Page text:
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Civil War Blog

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Gratz During the Civil War – Zacharias Laudenslager House

Posted By on October 12, 2011

The original purchaser of Lot #46 from Simon Gratz in 1818 was Joshua Ossman.  In 1820, Ossman left Gratz and sold the lot to Charles Coleman who owned it until he died in 1839 whereupon it is listed through his estate until 1852 when it was obtained by Jacob Laudenslager (1796-1869).  During the estate period, the house, believed to have been built sometime before 1840, was rented by John Workman, a gunsmith.

In 1859, at a sheriff’s sale, the property was conveyed to Isaac Moyer who also owned Gratz Lots #45 and #47 just across Market Street.  Moyer was a successful flour and feed merchant who was known for his adventures during the California Gold Rush of 1849.  Moyer rented the property to Zacharias Laudenslager (1834-1901), whose father has lost it in the sheriff’s sale of 1859.  About one year later, Zacharias was able to purchase the property back from Moyer.  The family of Zacharias, including the father, Jacob, lived or visited here throughout the Civil War.

The earliest found picture of this house is shown above, taken in the second half of the twentieth century.

Zacharias Laudenslager

Not much is known of the activities conducted at this property during the Civil War.  The 1860 and 1870 Censuses list Zacharias as a farmer.  Jacob Laudenslager died in 1869 and by 1872, Zacharias sold the property to Cyrene T. Bowman (1843-1919), a Civil War veteran.  Since Bowman only owned the property for about 10 days before he re-sold it, he most likely did not live here.  Other Gratz properties owned by Bowman were Lots #5 and #7.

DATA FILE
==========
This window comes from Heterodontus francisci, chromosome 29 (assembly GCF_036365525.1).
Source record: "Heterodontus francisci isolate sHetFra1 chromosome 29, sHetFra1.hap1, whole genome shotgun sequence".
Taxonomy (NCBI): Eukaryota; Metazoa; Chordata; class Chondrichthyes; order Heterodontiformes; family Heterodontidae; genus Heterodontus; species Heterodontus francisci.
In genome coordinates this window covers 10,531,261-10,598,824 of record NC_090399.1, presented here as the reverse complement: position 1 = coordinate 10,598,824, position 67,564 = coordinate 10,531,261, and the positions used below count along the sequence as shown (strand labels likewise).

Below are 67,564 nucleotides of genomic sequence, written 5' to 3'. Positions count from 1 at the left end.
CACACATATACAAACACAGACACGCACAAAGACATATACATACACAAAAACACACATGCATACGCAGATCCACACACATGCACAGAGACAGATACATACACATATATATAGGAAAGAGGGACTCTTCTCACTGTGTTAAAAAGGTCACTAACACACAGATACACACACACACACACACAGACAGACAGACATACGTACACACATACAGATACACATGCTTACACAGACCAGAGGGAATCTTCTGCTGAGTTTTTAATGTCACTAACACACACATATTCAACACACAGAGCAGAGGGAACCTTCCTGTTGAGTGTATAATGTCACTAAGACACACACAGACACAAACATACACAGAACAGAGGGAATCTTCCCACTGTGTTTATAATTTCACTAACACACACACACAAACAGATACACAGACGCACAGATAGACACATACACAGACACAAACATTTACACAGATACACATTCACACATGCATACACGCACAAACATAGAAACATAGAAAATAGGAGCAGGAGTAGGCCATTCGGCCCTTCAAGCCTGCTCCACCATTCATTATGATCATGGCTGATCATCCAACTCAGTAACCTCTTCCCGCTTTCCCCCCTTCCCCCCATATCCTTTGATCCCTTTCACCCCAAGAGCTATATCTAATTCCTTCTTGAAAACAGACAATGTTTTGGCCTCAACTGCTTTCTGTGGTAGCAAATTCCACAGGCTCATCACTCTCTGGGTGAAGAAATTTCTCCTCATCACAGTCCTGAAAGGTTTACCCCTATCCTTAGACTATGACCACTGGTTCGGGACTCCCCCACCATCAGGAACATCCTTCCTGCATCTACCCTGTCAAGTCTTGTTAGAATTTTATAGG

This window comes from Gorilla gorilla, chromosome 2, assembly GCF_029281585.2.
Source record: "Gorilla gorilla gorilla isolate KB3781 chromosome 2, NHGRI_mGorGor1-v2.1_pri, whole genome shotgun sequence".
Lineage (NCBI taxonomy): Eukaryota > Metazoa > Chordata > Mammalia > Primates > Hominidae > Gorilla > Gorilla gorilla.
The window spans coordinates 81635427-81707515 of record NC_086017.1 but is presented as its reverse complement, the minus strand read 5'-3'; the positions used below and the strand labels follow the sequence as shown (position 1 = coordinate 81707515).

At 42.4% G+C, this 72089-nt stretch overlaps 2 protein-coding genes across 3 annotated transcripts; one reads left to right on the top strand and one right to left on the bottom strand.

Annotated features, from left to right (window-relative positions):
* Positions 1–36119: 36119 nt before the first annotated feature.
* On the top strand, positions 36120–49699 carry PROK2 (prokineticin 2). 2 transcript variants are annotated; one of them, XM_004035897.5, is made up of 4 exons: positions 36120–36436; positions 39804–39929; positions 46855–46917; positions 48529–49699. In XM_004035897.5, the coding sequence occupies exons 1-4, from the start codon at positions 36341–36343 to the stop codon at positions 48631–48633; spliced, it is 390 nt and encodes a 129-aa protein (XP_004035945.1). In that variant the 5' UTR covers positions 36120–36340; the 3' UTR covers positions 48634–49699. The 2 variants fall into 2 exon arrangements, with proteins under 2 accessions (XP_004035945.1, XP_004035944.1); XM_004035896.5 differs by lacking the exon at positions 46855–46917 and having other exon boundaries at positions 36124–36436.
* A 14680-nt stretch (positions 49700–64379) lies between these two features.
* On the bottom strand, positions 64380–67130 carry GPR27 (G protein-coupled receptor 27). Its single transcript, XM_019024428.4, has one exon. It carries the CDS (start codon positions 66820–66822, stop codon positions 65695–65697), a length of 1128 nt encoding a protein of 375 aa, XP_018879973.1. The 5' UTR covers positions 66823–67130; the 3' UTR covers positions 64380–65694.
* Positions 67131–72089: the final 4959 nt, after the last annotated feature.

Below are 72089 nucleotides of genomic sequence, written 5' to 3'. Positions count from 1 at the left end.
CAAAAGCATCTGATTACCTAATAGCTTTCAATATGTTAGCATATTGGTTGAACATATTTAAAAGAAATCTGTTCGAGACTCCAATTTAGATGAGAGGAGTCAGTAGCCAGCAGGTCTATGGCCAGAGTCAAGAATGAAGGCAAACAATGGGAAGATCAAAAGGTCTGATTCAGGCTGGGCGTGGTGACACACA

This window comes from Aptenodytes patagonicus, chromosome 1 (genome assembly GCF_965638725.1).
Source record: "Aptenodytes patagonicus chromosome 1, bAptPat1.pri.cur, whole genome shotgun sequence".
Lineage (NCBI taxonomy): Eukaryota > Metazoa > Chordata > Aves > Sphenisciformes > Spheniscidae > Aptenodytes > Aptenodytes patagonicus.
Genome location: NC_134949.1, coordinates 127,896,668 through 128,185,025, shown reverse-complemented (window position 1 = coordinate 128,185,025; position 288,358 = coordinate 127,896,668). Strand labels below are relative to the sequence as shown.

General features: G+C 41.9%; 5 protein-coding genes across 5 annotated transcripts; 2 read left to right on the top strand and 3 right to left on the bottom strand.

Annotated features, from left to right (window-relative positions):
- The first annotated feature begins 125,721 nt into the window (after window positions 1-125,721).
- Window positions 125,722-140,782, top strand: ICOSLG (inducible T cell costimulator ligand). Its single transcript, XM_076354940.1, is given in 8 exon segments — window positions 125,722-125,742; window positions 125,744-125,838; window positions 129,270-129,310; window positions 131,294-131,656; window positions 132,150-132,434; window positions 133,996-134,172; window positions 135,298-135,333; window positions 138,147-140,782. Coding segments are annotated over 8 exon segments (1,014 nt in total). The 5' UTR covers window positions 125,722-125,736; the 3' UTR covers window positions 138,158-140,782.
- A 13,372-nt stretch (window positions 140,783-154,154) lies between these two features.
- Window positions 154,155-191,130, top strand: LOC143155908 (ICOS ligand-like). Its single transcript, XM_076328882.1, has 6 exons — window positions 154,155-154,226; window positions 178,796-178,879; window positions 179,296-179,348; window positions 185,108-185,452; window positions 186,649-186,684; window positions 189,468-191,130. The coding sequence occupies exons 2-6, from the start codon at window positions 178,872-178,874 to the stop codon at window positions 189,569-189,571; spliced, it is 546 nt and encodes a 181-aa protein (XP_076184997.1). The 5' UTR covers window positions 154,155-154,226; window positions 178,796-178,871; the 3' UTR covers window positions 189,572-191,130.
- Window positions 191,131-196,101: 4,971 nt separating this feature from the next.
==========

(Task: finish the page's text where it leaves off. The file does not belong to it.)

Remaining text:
Peter M. Kembel (1819-1891) purchased the building and land in 1872.  Kembel had been living at Fort Jackson, well south of Market Street, and probably farmed the land around the fort prior to moving onto Market Street with his large family.  Neither Peter Kembel or any of his children have yet been associated with Civil War service, although some of the sons were of age to have served.  Fort Jackson and the farm land around it have been previously associated with the Gratztown Militia.  The 1880 Census indicates Peter Kembel was a laborer.

After Peter Kembel died, his son John Kembel sold Lot #46 and its buildings through auction to Isaac Hepler (1838-1918), a Civil War veteran, who with his wife Amanda [Harper] Hepler was associated with many other properties in Gratz.  The Hepler family held the property, probably renting it, until 1897, when it was sold first to Harvey C. Fidler, and then in 1900, to Aaron S. Ritzman (1858-1928) and his wife Amelia Laudenslager (1857-1931), a daughter of Civil War owner Zacharias Laudenslager.  Amelia had lived in the house as a child during the Civil War as the Census of 1860 shows below.

Thus, coming full circle in three generations, the Zacharias Laudenslager House was owned by the father Jacob Laudenslager, lost at sheriff’s sale, repurchased by the son Zacharias, sold again, and finally re-claimed by the daughter Amelia [Laudenslager] Ritzman who was raised here as a child during the Civil War.  The Ritzman’s owned the property until 1911 when it was sold back to another previous owner, Harvey C. Fidler.

This is part 20 of an ongoing series on Gratz during the Civil War.  Some of the information for this post was taken from the book A Comprehensive History of the Town of Gratz Pennsylvania.

Other posts on Gratz During the Civil War can be accessed by clicking on the tag, “Walking Tour” in the “Topics” area of the blog.


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